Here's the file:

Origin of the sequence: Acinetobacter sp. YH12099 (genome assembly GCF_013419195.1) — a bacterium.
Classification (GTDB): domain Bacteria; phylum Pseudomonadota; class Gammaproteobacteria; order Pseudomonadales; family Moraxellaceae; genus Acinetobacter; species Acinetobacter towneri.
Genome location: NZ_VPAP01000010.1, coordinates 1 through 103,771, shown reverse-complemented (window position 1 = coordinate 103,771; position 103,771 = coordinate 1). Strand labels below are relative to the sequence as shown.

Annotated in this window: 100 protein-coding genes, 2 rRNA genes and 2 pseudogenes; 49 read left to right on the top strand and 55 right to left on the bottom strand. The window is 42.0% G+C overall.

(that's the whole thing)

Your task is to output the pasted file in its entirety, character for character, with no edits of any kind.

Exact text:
Origin of the sequence: Acinetobacter sp. YH12099 (genome assembly GCF_013419195.1) — a bacterium.
Classification (GTDB): domain Bacteria; phylum Pseudomonadota; class Gammaproteobacteria; order Pseudomonadales; family Moraxellaceae; genus Acinetobacter; species Acinetobacter towneri.
Genome location: NZ_VPAP01000010.1, coordinates 1 through 103,771, shown reverse-complemented (window position 1 = coordinate 103,771; position 103,771 = coordinate 1). Strand labels below are relative to the sequence as shown.

Annotated in this window: 100 protein-coding genes, 2 rRNA genes and 2 pseudogenes; 49 read left to right on the top strand and 55 right to left on the bottom strand. The window is 42.0% G+C overall.